But the best example might be Peter Jackson’s use of his native New Zealand as the backdrop for The Lord of the Rings. This played a formative role in the growth of a national film industry worth US$2.2 billion (£1.8 billion) that is now recognised for its prowess in visual effects.
Telling local stories
The clusters of talent that develop in these places are not waiting for the next Hollywood script to choose their region as a backdrop; they are keen to tell their own stories to their own people – and whoever else will listen.
Agencies like the Film Board, TG4, and Ardan (and its production fund) have supported this evolution of the Irish screen industry. But a native language – even one that’s under threat – has also been fundamental to success in the west.
Audiovisual production from the western periphery of Ireland has been about using the innate cultural asset of being able to tell a story well – in English but also in the Irish language. Recent examples from Arracht (Monster, 2019), to Black ‘47 (2018) and Calm with Horses (2019) have shown that these are stories others want to see and hear. The former has won national and international critical acclaim, while both of the latter can reach massive audiences via Netflix.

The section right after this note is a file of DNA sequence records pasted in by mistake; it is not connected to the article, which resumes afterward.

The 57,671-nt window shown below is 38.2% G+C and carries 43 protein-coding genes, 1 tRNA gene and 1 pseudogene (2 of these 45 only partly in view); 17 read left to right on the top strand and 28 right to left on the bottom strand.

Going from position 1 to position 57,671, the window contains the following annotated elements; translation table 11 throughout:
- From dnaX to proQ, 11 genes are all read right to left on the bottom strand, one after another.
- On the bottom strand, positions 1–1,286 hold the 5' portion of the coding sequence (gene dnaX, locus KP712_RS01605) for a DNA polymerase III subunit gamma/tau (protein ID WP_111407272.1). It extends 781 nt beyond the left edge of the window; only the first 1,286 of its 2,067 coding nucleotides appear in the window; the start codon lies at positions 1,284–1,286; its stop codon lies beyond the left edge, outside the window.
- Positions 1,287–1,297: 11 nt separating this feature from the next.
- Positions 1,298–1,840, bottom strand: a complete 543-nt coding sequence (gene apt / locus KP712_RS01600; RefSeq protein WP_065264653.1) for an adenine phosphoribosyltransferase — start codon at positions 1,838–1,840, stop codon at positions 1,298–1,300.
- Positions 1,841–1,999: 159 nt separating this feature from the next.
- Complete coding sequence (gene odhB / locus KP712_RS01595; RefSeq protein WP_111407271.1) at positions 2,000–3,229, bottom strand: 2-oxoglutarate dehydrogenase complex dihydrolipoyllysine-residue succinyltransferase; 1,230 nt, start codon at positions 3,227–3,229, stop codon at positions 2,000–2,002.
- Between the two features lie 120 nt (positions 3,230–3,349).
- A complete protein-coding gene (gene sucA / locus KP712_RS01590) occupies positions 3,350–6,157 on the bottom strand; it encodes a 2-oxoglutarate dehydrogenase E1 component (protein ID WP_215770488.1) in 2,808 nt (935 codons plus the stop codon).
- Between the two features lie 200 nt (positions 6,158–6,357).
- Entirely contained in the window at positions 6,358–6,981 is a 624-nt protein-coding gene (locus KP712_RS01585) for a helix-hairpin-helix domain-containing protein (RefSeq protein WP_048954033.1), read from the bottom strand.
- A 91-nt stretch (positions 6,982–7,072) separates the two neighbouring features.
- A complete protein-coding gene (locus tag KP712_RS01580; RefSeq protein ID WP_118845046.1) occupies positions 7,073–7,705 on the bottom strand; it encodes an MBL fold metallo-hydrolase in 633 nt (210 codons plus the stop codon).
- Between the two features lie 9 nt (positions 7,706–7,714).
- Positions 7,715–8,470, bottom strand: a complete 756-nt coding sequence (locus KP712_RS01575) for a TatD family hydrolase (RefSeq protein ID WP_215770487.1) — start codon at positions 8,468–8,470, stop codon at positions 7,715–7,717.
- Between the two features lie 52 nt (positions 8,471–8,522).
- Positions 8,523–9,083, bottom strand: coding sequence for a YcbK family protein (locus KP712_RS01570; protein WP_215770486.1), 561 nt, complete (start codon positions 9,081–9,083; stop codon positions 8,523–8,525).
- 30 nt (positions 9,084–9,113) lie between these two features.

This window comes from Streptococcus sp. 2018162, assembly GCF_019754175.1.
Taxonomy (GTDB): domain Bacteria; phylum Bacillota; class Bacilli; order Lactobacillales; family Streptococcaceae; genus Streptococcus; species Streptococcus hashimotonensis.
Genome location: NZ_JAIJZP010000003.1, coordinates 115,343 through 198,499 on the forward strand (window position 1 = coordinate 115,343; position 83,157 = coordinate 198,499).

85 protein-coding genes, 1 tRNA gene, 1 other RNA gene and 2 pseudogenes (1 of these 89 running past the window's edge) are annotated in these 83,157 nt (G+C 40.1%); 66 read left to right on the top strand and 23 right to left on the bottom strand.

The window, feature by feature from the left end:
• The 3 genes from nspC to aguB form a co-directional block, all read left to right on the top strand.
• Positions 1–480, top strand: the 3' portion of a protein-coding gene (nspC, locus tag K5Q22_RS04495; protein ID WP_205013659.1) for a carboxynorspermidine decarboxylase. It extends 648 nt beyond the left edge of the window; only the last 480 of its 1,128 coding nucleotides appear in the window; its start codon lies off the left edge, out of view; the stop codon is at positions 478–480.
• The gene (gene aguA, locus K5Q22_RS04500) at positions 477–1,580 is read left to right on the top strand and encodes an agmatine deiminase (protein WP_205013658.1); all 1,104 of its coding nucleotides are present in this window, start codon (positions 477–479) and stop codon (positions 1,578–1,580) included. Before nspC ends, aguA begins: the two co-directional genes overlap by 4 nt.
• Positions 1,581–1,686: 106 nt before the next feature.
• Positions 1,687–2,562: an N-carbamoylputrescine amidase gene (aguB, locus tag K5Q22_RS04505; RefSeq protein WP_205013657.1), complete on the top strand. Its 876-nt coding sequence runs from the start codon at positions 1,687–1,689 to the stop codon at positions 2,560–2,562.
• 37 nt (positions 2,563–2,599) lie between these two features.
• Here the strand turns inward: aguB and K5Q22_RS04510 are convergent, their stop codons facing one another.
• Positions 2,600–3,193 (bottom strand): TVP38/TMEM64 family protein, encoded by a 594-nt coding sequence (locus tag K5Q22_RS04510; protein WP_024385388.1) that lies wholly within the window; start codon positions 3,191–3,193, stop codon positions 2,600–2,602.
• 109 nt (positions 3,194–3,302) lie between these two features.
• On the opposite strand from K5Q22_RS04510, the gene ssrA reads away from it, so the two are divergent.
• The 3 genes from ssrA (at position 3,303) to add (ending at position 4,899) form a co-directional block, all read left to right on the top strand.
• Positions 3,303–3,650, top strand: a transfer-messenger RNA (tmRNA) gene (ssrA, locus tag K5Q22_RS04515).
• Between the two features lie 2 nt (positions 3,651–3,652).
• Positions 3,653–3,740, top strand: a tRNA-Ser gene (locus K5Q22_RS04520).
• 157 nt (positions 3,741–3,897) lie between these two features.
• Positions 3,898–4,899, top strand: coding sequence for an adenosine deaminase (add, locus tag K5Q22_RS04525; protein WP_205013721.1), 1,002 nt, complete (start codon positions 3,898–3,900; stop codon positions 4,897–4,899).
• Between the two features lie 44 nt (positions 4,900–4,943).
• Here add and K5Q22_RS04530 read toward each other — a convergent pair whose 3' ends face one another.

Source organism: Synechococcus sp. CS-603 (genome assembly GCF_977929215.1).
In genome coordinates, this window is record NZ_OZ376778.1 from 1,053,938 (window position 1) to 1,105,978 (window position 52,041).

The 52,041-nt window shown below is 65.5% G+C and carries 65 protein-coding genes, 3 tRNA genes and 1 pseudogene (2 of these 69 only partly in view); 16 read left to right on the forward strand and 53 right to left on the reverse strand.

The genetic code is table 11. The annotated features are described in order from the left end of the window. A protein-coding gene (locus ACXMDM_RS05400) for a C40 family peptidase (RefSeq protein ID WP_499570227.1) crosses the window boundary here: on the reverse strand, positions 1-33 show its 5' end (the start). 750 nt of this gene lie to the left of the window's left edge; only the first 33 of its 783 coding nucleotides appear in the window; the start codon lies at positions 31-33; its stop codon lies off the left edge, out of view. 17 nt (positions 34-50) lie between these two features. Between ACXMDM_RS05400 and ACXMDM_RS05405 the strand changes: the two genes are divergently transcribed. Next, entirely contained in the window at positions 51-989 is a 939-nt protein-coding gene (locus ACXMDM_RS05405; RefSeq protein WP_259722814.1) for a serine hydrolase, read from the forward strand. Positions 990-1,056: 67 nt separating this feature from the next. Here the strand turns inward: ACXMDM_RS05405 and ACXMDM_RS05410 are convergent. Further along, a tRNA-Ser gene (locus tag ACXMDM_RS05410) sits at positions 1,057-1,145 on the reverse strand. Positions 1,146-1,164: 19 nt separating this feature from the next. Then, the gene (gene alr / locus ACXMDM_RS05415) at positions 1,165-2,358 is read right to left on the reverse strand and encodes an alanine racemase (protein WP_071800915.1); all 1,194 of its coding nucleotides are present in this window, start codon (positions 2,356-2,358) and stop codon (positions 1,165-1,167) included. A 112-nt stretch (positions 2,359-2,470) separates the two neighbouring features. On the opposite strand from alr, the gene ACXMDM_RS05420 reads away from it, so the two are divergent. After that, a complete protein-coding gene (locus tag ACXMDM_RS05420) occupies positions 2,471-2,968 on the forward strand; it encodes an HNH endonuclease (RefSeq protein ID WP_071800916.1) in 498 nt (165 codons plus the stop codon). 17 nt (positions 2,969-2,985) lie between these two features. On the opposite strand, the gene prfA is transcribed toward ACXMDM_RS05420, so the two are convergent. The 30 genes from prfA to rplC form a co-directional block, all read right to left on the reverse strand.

Most telling then among the embarrassment of nominations for Irish films this year, was that of Colm Bairéad’s An Cailín Ciúin (The Quiet Girl). As well as a BAFTA nomination, it is also up for the 2023 best foreign language movie Oscar. This recognition reflects an industry in Ireland that is producing (writing, acting and directing) to the highest standards. It’s telling its own stories in its own language.
Hollywood can come and go, but culture and creativity are ingrained a place. Like many remote regions sprinkled with Hollywood fairy dust in recent years, the west of Ireland’s periphery is not just a pretty backdrop, but a place that inspires stories and helps nurture its own talent.
Pat Collins, Associate Professor in Geography, University of Galway
This article is republished from The Conversation under a Creative Commons license. Read the original article.